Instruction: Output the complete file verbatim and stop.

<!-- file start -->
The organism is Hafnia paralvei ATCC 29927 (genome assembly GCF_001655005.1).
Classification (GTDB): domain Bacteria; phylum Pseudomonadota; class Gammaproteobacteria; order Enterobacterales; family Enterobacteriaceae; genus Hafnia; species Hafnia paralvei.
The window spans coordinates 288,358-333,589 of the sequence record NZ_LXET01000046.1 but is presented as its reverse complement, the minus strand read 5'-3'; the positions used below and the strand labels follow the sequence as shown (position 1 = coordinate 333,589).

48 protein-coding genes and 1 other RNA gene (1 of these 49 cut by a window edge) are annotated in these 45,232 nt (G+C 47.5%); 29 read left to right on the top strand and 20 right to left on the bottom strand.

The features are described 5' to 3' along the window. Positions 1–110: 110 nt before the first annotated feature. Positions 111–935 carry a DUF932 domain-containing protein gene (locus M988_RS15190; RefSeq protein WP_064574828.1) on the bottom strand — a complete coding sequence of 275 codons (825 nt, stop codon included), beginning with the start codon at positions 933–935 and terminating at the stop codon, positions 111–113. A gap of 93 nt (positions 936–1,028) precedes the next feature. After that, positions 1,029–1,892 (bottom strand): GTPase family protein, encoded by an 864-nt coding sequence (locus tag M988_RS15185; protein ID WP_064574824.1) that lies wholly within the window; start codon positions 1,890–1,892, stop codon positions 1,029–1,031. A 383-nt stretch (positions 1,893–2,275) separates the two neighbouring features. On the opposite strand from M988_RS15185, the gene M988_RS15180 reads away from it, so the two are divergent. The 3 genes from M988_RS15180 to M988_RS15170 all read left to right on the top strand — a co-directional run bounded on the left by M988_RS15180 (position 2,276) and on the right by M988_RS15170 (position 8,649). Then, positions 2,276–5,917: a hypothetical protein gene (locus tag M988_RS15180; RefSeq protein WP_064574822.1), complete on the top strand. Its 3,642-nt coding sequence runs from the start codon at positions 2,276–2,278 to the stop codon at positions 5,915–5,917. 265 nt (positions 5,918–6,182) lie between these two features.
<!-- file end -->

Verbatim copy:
The organism is Hafnia paralvei ATCC 29927 (genome assembly GCF_001655005.1).
Classification (GTDB): domain Bacteria; phylum Pseudomonadota; class Gammaproteobacteria; order Enterobacterales; family Enterobacteriaceae; genus Hafnia; species Hafnia paralvei.
The window spans coordinates 288,358-333,589 of the sequence record NZ_LXET01000046.1 but is presented as its reverse complement, the minus strand read 5'-3'; the positions used below and the strand labels follow the sequence as shown (position 1 = coordinate 333,589).

48 protein-coding genes and 1 other RNA gene (1 of these 49 cut by a window edge) are annotated in these 45,232 nt (G+C 47.5%); 29 read left to right on the top strand and 20 right to left on the bottom strand.

The features are described 5' to 3' along the window. Positions 1–110: 110 nt before the first annotated feature. Positions 111–935 carry a DUF932 domain-containing protein gene (locus M988_RS15190; RefSeq protein WP_064574828.1) on the bottom strand — a complete coding sequence of 275 codons (825 nt, stop codon included), beginning with the start codon at positions 933–935 and terminating at the stop codon, positions 111–113. A gap of 93 nt (positions 936–1,028) precedes the next feature. After that, positions 1,029–1,892 (bottom strand): GTPase family protein, encoded by an 864-nt coding sequence (locus tag M988_RS15185; protein ID WP_064574824.1) that lies wholly within the window; start codon positions 1,890–1,892, stop codon positions 1,029–1,031. A 383-nt stretch (positions 1,893–2,275) separates the two neighbouring features. On the opposite strand from M988_RS15185, the gene M988_RS15180 reads away from it, so the two are divergent. The 3 genes from M988_RS15180 to M988_RS15170 all read left to right on the top strand — a co-directional run bounded on the left by M988_RS15180 (position 2,276) and on the right by M988_RS15170 (position 8,649). Then, positions 2,276–5,917: a hypothetical protein gene (locus tag M988_RS15180; RefSeq protein WP_064574822.1), complete on the top strand. Its 3,642-nt coding sequence runs from the start codon at positions 2,276–2,278 to the stop codon at positions 5,915–5,917. 265 nt (positions 5,918–6,182) lie between these two features.